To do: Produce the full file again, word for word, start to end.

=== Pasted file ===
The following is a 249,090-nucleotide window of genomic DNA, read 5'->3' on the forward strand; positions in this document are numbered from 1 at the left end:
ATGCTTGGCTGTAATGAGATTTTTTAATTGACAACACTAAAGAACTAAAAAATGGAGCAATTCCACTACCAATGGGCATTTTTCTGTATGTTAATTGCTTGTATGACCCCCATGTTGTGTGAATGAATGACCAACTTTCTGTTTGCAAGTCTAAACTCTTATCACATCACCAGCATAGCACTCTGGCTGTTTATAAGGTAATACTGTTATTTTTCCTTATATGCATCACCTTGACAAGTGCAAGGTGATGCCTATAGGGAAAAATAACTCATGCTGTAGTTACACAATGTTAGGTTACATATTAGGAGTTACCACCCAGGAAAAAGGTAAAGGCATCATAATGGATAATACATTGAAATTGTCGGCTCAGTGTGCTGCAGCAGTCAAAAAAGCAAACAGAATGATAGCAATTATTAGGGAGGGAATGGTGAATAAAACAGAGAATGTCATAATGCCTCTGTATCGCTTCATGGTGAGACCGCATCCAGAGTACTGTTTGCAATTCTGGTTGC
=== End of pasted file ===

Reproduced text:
The following is a 249,090-nucleotide window of genomic DNA, read 5'->3' on the forward strand; positions in this document are numbered from 1 at the left end:
ATGCTTGGCTGTAATGAGATTTTTTAATTGACAACACTAAAGAACTAAAAAATGGAGCAATTCCACTACCAATGGGCATTTTTCTGTATGTTAATTGCTTGTATGACCCCCATGTTGTGTGAATGAATGACCAACTTTCTGTTTGCAAGTCTAAACTCTTATCACATCACCAGCATAGCACTCTGGCTGTTTATAAGGTAATACTGTTATTTTTCCTTATATGCATCACCTTGACAAGTGCAAGGTGATGCCTATAGGGAAAAATAACTCATGCTGTAGTTACACAATGTTAGGTTACATATTAGGAGTTACCACCCAGGAAAAAGGTAAAGGCATCATAATGGATAATACATTGAAATTGTCGGCTCAGTGTGCTGCAGCAGTCAAAAAAGCAAACAGAATGATAGCAATTATTAGGGAGGGAATGGTGAATAAAACAGAGAATGTCATAATGCCTCTGTATCGCTTCATGGTGAGACCGCATCCAGAGTACTGTTTGCAATTCTGGTTGC